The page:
February 7 1997: Malivai Washington fights through career ending knee injury in Davis Cup
- 07 Feb 2021
What happened on that day and why it is memorable?
On this day, February 7, 1997, in the first round of the Davis Cup, MaliVai Washington, from the United States, played through a knee injury to defeat Brazilian Gustavo Kuerten (3-6, 7-6, 7-6, 6-3). Although Washington would have the satisfaction to give his team a decisive lead he would unfortunately never recover from that injury. Despite two surgeries, the 1996 Wimbledon runner-up would never be able to consistently compete at a professional level.
Who was involved?
MaliVai Washington, from the United States, was born in 1969. He started his professional career in 1989, and the following year, he entered the top 100 and was named ATP “”rookie of the year”, finishing 1990 as world No 93. His best season on the Tour had been 1992: that year, he claimed the first of his four career titles in Memphis (defeating Wayne Ferreira in the final, 6-3, 6-2), before winning a second tournament in Charlotte and reaching the fourth round of the US Open (lost to Michael Chang, 6-2, 2-6, 3-6, 6-3, 6-1). Thanks to these results, he climbed as high as world No 11, which would remain the highest ranking of his career. He obtained his most memorable result at Wimbledon, in 1996, where he finished runner-up to Richard Krajicek (6-3, 6-4, 6-3) after coming back from a 1-5 deficit in the fifth set to beat Todd Martin in the semi-finals (5-7, 6-4, 6-7, 6-3, 10-8). He started 1997 by reaching the Australian Open fourth round (defeated by Felix Mantilla, 7-5, 6-2, 6-1).
Gustavo Kuerten was born in Brazil in 1976. He turned pro in 1995, and he entered the top 100 in August 1996, after two promising wins on clay against world no.21 Alberto Berasategui and world no.22 Carlos Moya. In February 1997, he was world No 85.
The 1997 Davis Cup first-round tie between Brazil and the United States was held in Brazil, at the Tennis Country Club, in Ribeirão Preto, on clay courts, under a suffocating tropical heat.
MaliVai Washington was not supposed to participate in the Davis Cup first round against Brazil, until Andre Agassi, who had been originally chosen by captain Tom Gullikson along with Jim Courier, but was not in a great shape, pulled out.
For Washington, it was a great opportunity. A member of an American golden generation, with players like Agassi, Sampras, Courier and Chang, he had only played twice for his country, despite having reached the 1996 Wimbledon final. In the opening match of this tie against Brazil, he was to face 20-year-old Gustavo Kuerten, who was almost a complete unknown at the time.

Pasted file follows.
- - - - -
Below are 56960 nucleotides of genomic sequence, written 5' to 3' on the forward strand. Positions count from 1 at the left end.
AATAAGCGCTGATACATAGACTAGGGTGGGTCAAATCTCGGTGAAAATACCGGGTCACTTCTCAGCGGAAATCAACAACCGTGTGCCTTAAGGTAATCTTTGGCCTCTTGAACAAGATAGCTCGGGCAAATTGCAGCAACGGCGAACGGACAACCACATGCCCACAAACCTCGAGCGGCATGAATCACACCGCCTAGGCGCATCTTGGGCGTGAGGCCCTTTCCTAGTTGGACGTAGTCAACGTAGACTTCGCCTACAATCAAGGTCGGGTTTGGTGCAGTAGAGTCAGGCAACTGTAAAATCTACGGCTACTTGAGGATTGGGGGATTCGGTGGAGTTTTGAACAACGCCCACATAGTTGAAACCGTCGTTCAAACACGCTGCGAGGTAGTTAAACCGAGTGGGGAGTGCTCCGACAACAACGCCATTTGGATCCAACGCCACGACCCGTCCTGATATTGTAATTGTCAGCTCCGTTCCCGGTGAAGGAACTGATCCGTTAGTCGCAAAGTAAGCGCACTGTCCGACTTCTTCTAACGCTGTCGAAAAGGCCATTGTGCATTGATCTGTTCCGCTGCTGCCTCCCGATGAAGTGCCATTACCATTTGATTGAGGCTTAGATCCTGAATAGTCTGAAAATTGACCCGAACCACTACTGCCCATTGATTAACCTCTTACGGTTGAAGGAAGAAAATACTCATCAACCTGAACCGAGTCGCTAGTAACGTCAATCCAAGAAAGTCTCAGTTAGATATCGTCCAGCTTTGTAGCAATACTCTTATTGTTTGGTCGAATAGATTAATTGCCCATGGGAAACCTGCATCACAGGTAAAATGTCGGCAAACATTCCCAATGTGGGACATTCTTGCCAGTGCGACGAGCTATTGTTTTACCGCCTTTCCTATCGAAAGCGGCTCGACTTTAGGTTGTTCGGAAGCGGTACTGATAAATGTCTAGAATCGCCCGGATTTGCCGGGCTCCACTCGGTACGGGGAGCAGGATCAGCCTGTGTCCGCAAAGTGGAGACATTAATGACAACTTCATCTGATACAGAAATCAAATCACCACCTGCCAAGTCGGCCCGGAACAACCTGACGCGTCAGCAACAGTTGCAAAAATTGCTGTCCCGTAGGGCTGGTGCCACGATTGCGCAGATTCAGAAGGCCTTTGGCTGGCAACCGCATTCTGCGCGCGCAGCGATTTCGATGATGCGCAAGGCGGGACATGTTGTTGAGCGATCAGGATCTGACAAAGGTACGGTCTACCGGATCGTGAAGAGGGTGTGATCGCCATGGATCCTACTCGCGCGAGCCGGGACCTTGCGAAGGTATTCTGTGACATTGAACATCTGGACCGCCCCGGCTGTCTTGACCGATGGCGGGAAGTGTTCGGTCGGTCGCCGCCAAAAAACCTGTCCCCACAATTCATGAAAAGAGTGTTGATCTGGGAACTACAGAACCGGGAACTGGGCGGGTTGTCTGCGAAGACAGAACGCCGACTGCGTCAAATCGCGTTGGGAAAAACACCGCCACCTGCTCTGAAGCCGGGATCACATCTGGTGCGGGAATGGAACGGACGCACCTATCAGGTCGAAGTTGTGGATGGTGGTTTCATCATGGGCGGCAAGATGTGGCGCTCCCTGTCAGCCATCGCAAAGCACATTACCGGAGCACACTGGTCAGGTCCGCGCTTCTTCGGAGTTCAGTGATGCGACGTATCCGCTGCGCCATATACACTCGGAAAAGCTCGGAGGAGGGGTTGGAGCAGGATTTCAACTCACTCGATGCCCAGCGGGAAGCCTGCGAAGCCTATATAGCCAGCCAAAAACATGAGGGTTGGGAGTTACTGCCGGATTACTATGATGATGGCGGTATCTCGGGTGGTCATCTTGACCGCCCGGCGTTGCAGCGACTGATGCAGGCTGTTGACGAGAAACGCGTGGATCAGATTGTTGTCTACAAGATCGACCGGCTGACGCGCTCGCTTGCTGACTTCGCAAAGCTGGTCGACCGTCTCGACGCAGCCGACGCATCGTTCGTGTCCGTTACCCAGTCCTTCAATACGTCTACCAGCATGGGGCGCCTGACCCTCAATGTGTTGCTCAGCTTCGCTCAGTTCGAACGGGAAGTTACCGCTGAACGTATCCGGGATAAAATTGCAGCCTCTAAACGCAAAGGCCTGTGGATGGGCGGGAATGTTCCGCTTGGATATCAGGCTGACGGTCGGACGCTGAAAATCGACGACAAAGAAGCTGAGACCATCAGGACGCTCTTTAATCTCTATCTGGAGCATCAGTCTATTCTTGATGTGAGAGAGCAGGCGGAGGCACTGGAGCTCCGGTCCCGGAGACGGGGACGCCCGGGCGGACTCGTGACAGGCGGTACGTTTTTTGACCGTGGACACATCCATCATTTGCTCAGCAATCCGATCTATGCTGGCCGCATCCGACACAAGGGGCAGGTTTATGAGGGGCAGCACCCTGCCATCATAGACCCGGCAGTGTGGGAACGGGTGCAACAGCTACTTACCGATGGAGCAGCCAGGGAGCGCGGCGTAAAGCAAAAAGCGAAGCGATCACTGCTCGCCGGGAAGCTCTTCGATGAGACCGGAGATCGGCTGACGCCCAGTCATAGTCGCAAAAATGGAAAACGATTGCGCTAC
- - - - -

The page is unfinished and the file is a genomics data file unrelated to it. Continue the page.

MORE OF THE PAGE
“Back in 1996, I had heard of Kuerten. He had had some results and cracked the top 100 by the end of 1996. I heard of him, but I didn’t know anything about him. I had never seen him play. Honestly, I didn’t know who he was,” Washington would recall in 2013, according to worldtennismagazine.com.
Although he entered the court as the heavy favourite, Washington soon found himself in trouble under the Brazilian heat, on a surface that didn’t really suit his game, against an unbridled Kuerten who was firing crazy one-handed backhands from the baseline. The American lost the first set, 6-3, and had to put up a tough fight to take the second set, 8-6 in the tie-break. The third set was also very close, but when Washington led 5-3 in the tie-break, he felt a sharp pain in his left knee. It didn’t prevent him from sealing the third set. To deal with the pain, the 1996 Wimbledon runner-up relied on ice and painkillers, and played through the obvious injury and won the fourth set, 6-3, giving America the first point.
“You have your teammates there pulling for you and yelling for you, there’s no sense of giving up,” said Washington. “It wasn’t until after the match that I fully realized how bad things were in my knee. I remember right after the match, being in the locker room, and not being able to squat down and pick up a ball.”
18 years later, asked by Randy Walker if he would have pulled out of the match if it had been a regular ATP event and not a Davis Cup match, he responded without hesitation. “Oh God yeah.”
What happened next?
Thanks to Washington’s effort, the United States would avoid a dangerous decider against Brazil: Jim Courier would seal the tie on Sunday’s first match, defeating Kuerten in 3 hours 36 minutes (6-3, 6-2, 5-7, 7-6).
Diagnosed with Chondromalacia, MaliVai Washington would undergo two surgeries, but he would never fully recover from this injury and he would never manage to play consistently at a professional level ever again. He would put an end to his career at the end of 1999.
Gustavo Kuerten, a complete unknown in February, would become a tennis superstar a few months later, claiming the first of this three Roland-Garros crowns, defeating three former champions on his way to the title, including Sergi Bruguera in the final (6-3, 6-4, 6-2).